These cycles of conservation efforts and new consumer trends prompt the nagging thought that my efforts are, but the futile offerings of an environmentalist do-gooder. Nuclear power advocates are quick to tell me that solar power is too expensive and there's no way we can build enough of it in time to combat global warming. It's true it will take us some years to pay back our $12,000 investment even with the money saved on gasoline with the electric car. But hey, it's not like I'm going to build a nuclear power station anytime soon. Nor are real investors eager to put up the 2 billion it takes to build one given the 10 years or so it takes to get all the forms signed and the 5 years it takes to build it before they can even rake in the cash that will begin to pay it back.

Scaling back our power needs is too often just a footnote to the discussions of how nations are to provide power for their cities. Scaling back is, after all, about money and scaling back the ability of moneyed people to continue to make money in the same exploitive way. It's the economy stupid and the economy we're enjoying is but a human construct to legalize the rape of the planet in order to take more than our share while patting ourselves on the back for our glorious success. Talk about a fantasy world.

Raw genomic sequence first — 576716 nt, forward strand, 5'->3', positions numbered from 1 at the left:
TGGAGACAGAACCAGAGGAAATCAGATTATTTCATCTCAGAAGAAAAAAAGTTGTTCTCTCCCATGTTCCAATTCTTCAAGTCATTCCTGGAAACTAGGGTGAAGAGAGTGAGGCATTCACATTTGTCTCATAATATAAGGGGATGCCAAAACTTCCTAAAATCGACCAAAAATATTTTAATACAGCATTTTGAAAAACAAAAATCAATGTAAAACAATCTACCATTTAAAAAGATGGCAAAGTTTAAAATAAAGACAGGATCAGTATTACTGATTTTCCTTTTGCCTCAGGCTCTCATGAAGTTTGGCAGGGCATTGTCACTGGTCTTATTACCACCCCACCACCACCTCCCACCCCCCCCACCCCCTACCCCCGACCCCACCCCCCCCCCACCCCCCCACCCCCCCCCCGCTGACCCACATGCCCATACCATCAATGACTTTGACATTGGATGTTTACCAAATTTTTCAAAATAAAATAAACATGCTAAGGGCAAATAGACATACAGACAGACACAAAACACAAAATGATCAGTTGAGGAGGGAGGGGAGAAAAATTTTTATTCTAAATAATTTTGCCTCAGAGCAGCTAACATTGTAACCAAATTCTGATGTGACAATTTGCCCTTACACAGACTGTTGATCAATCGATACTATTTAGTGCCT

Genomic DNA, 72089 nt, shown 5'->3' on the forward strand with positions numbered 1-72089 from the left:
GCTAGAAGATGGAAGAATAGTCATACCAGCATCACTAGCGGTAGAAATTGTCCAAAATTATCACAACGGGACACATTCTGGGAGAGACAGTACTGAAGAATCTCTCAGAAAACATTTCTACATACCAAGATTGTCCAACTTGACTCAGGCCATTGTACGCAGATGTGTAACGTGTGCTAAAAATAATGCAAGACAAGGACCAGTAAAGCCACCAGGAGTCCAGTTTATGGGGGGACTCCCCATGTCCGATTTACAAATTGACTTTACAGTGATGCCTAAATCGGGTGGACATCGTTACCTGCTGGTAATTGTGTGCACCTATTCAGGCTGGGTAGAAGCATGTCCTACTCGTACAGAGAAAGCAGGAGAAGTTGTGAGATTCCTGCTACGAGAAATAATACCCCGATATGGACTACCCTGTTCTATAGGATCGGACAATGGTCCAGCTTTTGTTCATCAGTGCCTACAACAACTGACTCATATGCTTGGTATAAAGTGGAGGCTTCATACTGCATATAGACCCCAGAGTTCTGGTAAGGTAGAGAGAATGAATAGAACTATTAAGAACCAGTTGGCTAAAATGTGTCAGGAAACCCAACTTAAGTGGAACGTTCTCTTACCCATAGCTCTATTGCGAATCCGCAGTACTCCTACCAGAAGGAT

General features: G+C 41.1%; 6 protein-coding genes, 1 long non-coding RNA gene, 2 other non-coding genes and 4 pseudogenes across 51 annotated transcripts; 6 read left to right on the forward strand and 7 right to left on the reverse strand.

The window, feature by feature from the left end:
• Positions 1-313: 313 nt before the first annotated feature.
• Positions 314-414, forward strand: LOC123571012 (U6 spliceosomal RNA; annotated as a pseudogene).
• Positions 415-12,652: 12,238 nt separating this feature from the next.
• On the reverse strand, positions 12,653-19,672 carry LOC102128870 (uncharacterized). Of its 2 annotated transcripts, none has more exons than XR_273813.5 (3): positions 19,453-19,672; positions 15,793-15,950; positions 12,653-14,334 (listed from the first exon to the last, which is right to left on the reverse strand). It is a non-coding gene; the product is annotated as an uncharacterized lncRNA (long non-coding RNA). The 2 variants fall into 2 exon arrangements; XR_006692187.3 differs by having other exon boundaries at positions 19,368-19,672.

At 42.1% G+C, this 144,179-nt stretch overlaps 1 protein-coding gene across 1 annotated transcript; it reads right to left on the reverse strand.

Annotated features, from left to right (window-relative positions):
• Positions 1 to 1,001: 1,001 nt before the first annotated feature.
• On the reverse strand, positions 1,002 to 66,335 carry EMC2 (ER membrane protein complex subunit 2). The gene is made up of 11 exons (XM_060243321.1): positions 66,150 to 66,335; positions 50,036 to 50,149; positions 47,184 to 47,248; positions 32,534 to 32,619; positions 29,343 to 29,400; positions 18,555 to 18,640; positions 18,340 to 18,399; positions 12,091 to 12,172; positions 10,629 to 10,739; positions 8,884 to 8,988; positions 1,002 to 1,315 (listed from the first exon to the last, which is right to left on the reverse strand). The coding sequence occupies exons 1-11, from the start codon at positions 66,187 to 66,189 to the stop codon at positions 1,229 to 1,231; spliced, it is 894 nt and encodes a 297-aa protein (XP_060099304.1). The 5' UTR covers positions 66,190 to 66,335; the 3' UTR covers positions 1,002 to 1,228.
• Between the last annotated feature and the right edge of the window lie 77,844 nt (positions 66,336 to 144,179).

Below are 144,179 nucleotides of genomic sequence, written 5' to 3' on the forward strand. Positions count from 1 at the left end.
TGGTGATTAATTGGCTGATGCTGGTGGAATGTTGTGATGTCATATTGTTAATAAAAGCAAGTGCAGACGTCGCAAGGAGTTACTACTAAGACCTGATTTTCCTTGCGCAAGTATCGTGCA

Global warming scientist and nuclear power advocate, James Lovelock, warns that without adequate power the population of cities would rapidly deteriorate into a situation resembling Darfur today. I resent this scathing judgment on humanity that once the plug is pulled we are nothing but screaming babies whose collective pacifier has fallen from our open mouths. This is the kind of sentiment that sends troops to Iraq to fight for dominion over the remaining oil.

It was with these thoughts that I sat down in the auditorium of the Marin Center for the 17th annual Bioneers conference and took out my notebook. From the podium, founder Nina Simons opened the three-day celebrations with a quote from Vandana Shiva, a physicist and activist fighting the building of dams in India.

"Limits are the law of nature" Shiva had said back in 1994, "to live within our limits is a human ethic". It was a firm reminder that our free market messages, of unlimited growth and having it all, were simply not ethical. Then another pearl. "The surest way to heal an ecology is to connect it to more of itself". Yes, yes we despairing environmentalists must connect to more of our kind.

We were duly awed by Paul Stamets' description of the power of fungi to heal the earth and the reminder that nature is not a kingdom, not a hierarchy for one species to dominate over another, but a "kin-dom" where plants and animals had evolved to help each other and collaborate through a diversity of skills.